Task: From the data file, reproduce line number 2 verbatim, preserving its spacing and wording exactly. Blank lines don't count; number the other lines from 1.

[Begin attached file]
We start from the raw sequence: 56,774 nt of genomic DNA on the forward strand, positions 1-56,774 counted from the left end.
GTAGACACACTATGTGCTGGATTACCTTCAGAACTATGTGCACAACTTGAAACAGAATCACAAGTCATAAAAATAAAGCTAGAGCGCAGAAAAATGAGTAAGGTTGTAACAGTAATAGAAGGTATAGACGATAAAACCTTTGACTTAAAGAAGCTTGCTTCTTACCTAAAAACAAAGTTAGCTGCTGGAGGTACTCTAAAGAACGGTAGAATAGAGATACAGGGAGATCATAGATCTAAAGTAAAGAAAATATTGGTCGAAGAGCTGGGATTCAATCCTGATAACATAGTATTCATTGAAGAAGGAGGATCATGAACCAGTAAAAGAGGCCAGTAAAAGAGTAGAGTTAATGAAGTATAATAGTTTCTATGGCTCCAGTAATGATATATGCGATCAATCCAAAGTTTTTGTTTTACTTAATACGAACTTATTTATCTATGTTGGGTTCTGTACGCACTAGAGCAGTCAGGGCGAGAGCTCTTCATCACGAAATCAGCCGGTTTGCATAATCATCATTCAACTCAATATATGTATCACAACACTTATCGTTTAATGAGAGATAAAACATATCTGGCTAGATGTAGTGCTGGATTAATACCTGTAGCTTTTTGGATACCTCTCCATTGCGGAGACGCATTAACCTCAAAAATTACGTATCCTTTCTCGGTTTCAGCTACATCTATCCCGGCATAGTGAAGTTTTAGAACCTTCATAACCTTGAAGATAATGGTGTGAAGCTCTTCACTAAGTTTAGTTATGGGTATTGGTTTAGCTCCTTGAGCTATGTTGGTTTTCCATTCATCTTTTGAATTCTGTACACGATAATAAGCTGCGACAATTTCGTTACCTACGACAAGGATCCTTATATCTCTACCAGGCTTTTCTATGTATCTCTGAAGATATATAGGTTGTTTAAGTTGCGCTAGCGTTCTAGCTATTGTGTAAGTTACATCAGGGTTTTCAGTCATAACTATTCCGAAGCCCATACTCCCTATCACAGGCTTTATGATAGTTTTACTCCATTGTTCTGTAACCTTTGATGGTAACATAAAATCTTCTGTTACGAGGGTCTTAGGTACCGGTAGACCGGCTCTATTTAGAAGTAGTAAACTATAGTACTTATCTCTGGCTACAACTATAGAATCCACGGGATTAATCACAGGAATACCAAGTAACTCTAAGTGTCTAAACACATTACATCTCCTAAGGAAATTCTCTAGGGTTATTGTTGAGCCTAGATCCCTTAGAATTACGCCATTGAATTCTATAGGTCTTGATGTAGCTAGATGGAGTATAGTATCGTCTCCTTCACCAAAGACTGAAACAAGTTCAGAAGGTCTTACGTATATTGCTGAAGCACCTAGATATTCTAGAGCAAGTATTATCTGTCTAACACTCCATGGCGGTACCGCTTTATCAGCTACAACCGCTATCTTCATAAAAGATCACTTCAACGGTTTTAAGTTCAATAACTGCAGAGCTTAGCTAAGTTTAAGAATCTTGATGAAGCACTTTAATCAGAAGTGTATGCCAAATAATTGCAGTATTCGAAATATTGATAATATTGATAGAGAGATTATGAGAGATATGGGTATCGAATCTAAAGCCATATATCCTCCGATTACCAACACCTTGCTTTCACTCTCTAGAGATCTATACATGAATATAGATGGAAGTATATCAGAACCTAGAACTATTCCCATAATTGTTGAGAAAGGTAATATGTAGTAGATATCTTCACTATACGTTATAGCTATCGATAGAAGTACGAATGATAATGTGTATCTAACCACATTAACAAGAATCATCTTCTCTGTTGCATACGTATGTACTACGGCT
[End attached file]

GTAGACACACTATGTGCTGGATTACCTTCAGAACTATGTGCACAACTTGAAACAGAATCACAAGTCATAAAAATAAAGCTAGAGCGCAGAAAAATGAGTAAGGTTGTAACAGTAATAGAAGGTATAGACGATAAAACCTTTGACTTAAAGAAGCTTGCTTCTTACCTAAAAACAAAGTTAGCTGCTGGAGGTACTCTAAAGAACGGTAGAATAGAGATACAGGGAGATCATAGATCTAAAGTAAAGAAAATATTGGTCGAAGAGCTGGGATTCAATCCTGATAACATAGTATTCATTGAAGAAGGAGGATCATGAACCAGTAAAAGAGGCCAGTAAAAGAGTAGAGTTAATGAAGTATAATAGTTTCTATGGCTCCAGTAATGATATATGCGATCAATCCAAAGTTTTTGTTTTACTTAATACGAACTTATTTATCTATGTTGGGTTCTGTACGCACTAGAGCAGTCAGGGCGAGAGCTCTTCATCACGAAATCAGCCGGTTTGCATAATCATCATTCAACTCAATATATGTATCACAACACTTATCGTTTAATGAGAGATAAAACATATCTGGCTAGATGTAGTGCTGGATTAATACCTGTAGCTTTTTGGATACCTCTCCATTGCGGAGACGCATTAACCTCAAAAATTACGTATCCTTTCTCGGTTTCAGCTACATCTATCCCGGCATAGTGAAGTTTTAGAACCTTCATAACCTTGAAGATAATGGTGTGAAGCTCTTCACTAAGTTTAGTTATGGGTATTGGTTTAGCTCCTTGAGCTATGTTGGTTTTCCATTCATCTTTTGAATTCTGTACACGATAATAAGCTGCGACAATTTCGTTACCTACGACAAGGATCCTTATATCTCTACCAGGCTTTTCTATGTATCTCTGAAGATATATAGGTTGTTTAAGTTGCGCTAGCGTTCTAGCTATTGTGTAAGTTACATCAGGGTTTTCAGTCATAACTATTCCGAAGCCCATACTCCCTATCACAGGCTTTATGATAGTTTTACTCCATTGTTCTGTAACCTTTGATGGTAACATAAAATCTTCTGTTACGAGGGTCTTAGGTACCGGTAGACCGGCTCTATTTAGAAGTAGTAAACTATAGTACTTATCTCTGGCTACAACTATAGAATCCACGGGATTAATCACAGGAATACCAAGTAACTCTAAGTGTCTAAACACATTACATCTCCTAAGGAAATTCTCTAGGGTTATTGTTGAGCCTAGATCCCTTAGAATTACGCCATTGAATTCTATAGGTCTTGATGTAGCTAGATGGAGTATAGTATCGTCTCCTTCACCAAAGACTGAAACAAGTTCAGAAGGTCTTACGTATATTGCTGAAGCACCTAGATATTCTAGAGCAAGTATTATCTGTCTAACACTCCATGGCGGTACCGCTTTATCAGCTACAACCGCTATCTTCATAAAAGATCACTTCAACGGTTTTAAGTTCAATAACTGCAGAGCTTAGCTAAGTTTAAGAATCTTGATGAAGCACTTTAATCAGAAGTGTATGCCAAATAATTGCAGTATTCGAAATATTGATAATATTGATAGAGAGATTATGAGAGATATGGGTATCGAATCTAAAGCCATATATCCTCCGATTACCAACACCTTGCTTTCACTCTCTAGAGATCTATACATGAATATAGATGGAAGTATATCAGAACCTAGAACTATTCCCATAATTGTTGAGAAAGGTAATATGTAGTAGATATCTTCACTATACGTTATAGCTATCGATAGAAGTACGAATGATAATGTGTATCTAACCACATTAACAAGAATCATCTTCTCTGTTGCATACGTATGTACTACGGCT